Boggs (who is also the author of the short-story collection Mattaponi Queen) now teaches writing at NC State. But she used to teach high school English, and in one of the most engaging sections of the book she looks at the embattled childless characters of literature, like the bitter married couple George and Martha in Who’s Afraid of Virginia Woolf? and the barren Lady Macbeth. “As with George and Martha,” she writes, “what the Macbeths lack makes them dangerous”—though that doesn’t stop Boggs from coming to the school Halloween party as Lady MacB one year and Miss Havisham the next, hissing “Break their hearts!” at her students from beneath her yellowed veil. Yet she is dismayed by “how little consolation there is for the infertile” in books, “or even for those who are childless by choice and trying to live in a world that is largely fertile and family driven.”
One effect of this section was to make me wish that its writer had been my English teacher. Boggs’s affection for her students comes through clearly, as does her warmth for almost everyone else she encounters. She introduces us to support groups and online message boards, with their private language of oocytes and estradiol, TTC (“trying to conceive”) and BFP! (“big, fat positive” on a pregnancy test). She explores the particular problems of infertile women of color, who tend to get less support when they seek treatment. She profiles a gay couple who hope to make a nontraditional family. In an especially moving passage she reflects on the life of Willis Lynch, a retired handyman and musician who at fourteen was taken from a state-run children’s home and sterilized under North Carolina’s eugenics laws. Almost seventy years later he still mourns the children he couldn’t have, and wonders “if a daughter would have come to hear him sing, if a son would have been someone he could have been proud of.”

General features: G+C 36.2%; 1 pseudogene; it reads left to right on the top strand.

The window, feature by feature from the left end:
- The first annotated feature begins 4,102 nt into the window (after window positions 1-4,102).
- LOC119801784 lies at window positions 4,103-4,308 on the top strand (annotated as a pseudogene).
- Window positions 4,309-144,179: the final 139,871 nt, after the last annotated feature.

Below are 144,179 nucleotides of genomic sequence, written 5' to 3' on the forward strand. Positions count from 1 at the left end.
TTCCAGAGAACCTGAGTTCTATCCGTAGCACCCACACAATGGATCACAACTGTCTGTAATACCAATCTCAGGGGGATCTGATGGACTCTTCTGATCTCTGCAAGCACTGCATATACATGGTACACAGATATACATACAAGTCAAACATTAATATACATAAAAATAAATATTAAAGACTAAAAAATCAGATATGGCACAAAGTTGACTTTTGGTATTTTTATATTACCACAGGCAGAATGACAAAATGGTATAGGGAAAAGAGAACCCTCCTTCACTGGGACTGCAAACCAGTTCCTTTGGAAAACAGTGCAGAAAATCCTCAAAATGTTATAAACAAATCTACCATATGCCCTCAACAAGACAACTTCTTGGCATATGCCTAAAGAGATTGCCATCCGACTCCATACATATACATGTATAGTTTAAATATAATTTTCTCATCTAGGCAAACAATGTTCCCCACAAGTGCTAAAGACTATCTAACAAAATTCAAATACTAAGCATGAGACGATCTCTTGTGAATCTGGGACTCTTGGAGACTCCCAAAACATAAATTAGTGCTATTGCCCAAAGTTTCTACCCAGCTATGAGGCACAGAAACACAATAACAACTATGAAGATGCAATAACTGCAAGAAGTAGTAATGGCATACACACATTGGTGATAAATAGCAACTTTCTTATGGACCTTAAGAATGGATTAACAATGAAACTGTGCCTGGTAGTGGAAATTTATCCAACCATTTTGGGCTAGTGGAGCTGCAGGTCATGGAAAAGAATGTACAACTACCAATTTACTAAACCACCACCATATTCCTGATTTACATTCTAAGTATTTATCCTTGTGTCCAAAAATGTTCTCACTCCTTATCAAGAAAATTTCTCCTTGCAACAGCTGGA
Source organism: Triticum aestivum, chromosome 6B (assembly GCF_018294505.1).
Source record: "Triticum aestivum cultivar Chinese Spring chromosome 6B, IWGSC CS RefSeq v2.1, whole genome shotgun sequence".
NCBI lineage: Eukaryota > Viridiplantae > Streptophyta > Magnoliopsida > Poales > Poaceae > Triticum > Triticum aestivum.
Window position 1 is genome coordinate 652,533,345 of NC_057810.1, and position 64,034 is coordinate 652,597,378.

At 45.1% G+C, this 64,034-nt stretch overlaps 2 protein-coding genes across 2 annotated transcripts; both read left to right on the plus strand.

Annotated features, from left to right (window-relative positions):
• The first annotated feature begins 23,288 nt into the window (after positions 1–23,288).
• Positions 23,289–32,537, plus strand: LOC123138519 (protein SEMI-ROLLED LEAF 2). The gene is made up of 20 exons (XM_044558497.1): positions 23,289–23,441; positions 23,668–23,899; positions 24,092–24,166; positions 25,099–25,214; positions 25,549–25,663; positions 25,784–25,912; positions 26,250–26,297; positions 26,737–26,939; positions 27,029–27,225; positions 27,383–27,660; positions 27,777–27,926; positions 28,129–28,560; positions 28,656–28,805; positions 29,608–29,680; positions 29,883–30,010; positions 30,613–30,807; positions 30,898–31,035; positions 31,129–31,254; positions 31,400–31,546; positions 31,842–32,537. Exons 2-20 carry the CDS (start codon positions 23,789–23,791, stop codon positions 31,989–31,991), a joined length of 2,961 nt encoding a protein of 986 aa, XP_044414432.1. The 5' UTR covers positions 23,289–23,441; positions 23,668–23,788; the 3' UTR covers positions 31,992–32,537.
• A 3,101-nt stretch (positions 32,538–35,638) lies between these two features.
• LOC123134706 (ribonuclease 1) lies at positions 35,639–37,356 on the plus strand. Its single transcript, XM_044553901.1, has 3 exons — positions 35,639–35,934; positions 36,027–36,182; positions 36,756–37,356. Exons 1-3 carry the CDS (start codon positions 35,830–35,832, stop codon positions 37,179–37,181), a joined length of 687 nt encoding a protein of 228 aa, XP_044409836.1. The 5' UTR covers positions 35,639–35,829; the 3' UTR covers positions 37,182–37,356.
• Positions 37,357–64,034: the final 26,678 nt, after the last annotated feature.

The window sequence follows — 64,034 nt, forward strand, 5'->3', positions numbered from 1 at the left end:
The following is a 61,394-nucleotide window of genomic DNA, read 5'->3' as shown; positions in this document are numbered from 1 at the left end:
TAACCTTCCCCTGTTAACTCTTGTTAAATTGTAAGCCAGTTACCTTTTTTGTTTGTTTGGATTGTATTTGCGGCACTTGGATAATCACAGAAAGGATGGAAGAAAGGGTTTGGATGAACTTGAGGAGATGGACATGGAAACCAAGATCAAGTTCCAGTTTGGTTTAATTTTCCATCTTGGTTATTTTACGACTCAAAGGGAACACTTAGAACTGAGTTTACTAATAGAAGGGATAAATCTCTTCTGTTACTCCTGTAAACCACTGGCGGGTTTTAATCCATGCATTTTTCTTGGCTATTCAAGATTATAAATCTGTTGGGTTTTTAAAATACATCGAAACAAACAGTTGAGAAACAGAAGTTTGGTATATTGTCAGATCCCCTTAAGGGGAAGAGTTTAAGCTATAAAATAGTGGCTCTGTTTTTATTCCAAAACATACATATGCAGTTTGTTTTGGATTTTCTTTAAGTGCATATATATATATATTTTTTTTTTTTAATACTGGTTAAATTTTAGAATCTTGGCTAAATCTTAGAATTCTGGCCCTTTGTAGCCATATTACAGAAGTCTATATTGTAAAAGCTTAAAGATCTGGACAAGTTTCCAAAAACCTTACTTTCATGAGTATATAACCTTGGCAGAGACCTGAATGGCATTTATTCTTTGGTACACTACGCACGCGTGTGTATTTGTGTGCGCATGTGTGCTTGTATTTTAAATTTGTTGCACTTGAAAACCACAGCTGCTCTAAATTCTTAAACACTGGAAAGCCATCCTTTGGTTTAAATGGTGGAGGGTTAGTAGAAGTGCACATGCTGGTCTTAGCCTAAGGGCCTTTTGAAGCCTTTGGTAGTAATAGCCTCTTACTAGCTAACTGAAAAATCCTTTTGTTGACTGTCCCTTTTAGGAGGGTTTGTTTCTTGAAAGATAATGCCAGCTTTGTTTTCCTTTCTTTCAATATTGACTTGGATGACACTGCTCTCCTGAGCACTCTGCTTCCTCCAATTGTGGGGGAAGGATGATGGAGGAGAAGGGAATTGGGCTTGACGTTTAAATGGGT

Boggs’s rare anger surfaces when she talks about the economic side of assisted reproductive technology (ART). Because it is seldom covered by insurance, poor women are effectively denied ART, as if a low income should disqualify a person from the human joy and fulfillment of bearing and raising children. And while she has no problem with Facebook’s and Apple’s offers to freeze employees’ eggs—she sees ART as ultimately empowering—she points out that the companies’ receptionists and food-service workers were not included in the proposal.
In the end Boggs and her husband, Richard—a loyal presence throughout the book—conceive through IVF and have a daughter, Beatrice. Yet the long wait and the narrow chance of success have carved marks too deep for good fortune to erase. Boggs’s eloquent observations on bodies and family-making don’t deploy critical theory, the way Maggie Nelson’s do in The Argonauts, Nelson’s celebrated memoir of queer family. But in reporting on the economic and social conditions of reproduction, she emerges as a passionate advocate for the right to have children, no matter how unconventional the result or how seemingly “artificial” the means.
Julie Phillips is the author of James Tiptree, Jr.: The Double Life of Alice B. Sheldon (winner of a National Book Critics Award for Biography). She lives in Amsterdam, where she is the English literature critic for the Dutch daily newspaper Trouw. She is a member of the advisory board of 4Columns.